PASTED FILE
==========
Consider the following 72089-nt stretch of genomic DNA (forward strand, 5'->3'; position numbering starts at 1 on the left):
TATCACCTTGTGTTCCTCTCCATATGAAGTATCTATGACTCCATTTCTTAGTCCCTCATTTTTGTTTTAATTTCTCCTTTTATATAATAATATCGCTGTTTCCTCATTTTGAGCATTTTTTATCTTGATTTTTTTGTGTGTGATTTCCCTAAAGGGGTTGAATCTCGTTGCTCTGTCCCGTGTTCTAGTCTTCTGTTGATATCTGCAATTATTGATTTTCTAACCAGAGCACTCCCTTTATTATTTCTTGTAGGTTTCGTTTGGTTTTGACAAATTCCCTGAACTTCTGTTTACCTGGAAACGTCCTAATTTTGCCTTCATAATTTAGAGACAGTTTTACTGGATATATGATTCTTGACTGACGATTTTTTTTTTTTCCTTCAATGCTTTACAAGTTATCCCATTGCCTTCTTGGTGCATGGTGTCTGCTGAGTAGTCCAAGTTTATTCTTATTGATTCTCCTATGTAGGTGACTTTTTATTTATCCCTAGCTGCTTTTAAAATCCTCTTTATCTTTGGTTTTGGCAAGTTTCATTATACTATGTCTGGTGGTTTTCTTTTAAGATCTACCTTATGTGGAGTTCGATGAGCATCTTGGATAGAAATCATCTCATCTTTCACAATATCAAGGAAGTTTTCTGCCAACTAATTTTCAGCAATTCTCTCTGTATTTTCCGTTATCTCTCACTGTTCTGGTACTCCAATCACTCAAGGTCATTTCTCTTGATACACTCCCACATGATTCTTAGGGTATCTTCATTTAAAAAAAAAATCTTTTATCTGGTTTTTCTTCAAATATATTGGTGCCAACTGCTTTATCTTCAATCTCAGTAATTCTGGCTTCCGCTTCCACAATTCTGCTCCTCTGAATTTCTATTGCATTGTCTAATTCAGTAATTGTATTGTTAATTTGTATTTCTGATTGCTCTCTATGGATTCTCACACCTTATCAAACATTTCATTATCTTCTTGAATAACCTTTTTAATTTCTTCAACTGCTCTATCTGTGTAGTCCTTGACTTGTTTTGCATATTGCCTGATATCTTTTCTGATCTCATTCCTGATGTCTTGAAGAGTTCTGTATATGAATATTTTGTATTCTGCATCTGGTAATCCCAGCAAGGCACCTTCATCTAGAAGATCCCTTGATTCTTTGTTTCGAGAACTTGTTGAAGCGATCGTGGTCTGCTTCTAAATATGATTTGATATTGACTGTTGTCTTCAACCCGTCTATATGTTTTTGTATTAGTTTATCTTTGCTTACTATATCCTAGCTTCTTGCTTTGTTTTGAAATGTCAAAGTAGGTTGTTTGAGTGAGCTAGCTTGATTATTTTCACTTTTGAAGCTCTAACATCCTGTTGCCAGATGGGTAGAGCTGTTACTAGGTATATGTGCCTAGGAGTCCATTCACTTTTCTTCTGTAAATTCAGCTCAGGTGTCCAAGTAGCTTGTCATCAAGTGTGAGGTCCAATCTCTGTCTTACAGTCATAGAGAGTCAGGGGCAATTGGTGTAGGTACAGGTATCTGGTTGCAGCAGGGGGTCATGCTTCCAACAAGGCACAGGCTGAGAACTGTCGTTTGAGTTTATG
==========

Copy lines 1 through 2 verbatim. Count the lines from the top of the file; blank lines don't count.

Consider the following 72089-nt stretch of genomic DNA (forward strand, 5'->3'; position numbering starts at 1 on the left):
TATCACCTTGTGTTCCTCTCCATATGAAGTATCTATGACTCCATTTCTTAGTCCCTCATTTTTGTTTTAATTTCTCCTTTTATATAATAATATCGCTGTTTCCTCATTTTGAGCATTTTTTATCTTGATTTTTTTGTGTGTGATTTCCCTAAAGGGGTTGAATCTCGTTGCTCTGTCCCGTGTTCTAGTCTTCTGTTGATATCTGCAATTATTGATTTTCTAACCAGAGCACTCCCTTTATTATTTCTTGTAGGTTTCGTTTGGTTTTGACAAATTCCCTGAACTTCTGTTTACCTGGAAACGTCCTAATTTTGCCTTCATAATTTAGAGACAGTTTTACTGGATATATGATTCTTGACTGACGATTTTTTTTTTTTCCTTCAATGCTTTACAAGTTATCCCATTGCCTTCTTGGTGCATGGTGTCTGCTGAGTAGTCCAAGTTTATTCTTATTGATTCTCCTATGTAGGTGACTTTTTATTTATCCCTAGCTGCTTTTAAAATCCTCTTTATCTTTGGTTTTGGCAAGTTTCATTATACTATGTCTGGTGGTTTTCTTTTAAGATCTACCTTATGTGGAGTTCGATGAGCATCTTGGATAGAAATCATCTCATCTTTCACAATATCAAGGAAGTTTTCTGCCAACTAATTTTCAGCAATTCTCTCTGTATTTTCCGTTATCTCTCACTGTTCTGGTACTCCAATCACTCAAGGTCATTTCTCTTGATACACTCCCACATGATTCTTAGGGTATCTTCATTTAAAAAAAAAATCTTTTATCTGGTTTTTCTTCAAATATATTGGTGCCAACTGCTTTATCTTCAATCTCAGTAATTCTGGCTTCCGCTTCCACAATTCTGCTCCTCTGAATTTCTATTGCATTGTCTAATTCAGTAATTGTATTGTTAATTTGTATTTCTGATTGCTCTCTATGGATTCTCACACCTTATCAAACATTTCATTATCTTCTTGAATAACCTTTTTAATTTCTTCAACTGCTCTATCTGTGTAGTCCTTGACTTGTTTTGCATATTGCCTGATATCTTTTCTGATCTCATTCCTGATGTCTTGAAGAGTTCTGTATATGAATATTTTGTATTCTGCATCTGGTAATCCCAGCAAGGCACCTTCATCTAGAAGATCCCTTGATTCTTTGTTTCGAGAACTTGTTGAAGCGATCGTGGTCTGCTTCTAAATATGATTTGATATTGACTGTTGTCTTCAACCCGTCTATATGTTTTTGTATTAGTTTATCTTTGCTTACTATATCCTAGCTTCTTGCTTTGTTTTGAAATGTCAAAGTAGGTTGTTTGAGTGAGCTAGCTTGATTATTTTCACTTTTGAAGCTCTAACATCCTGTTGCCAGATGGGTAGAGCTGTTACTAGGTATATGTGCCTAGGAGTCCATTCACTTTTCTTCTGTAAATTCAGCTCAGGTGTCCAAGTAGCTTGTCATCAAGTGTGAGGTCCAATCTCTGTCTTACAGTCATAGAGAGTCAGGGGCAATTGGTGTAGGTACAGGTATCTGGTTGCAGCAGGGGGTCATGCTTCCAACAAGGCACAGGCTGAGAACTGTCGTTTGAGTTTATG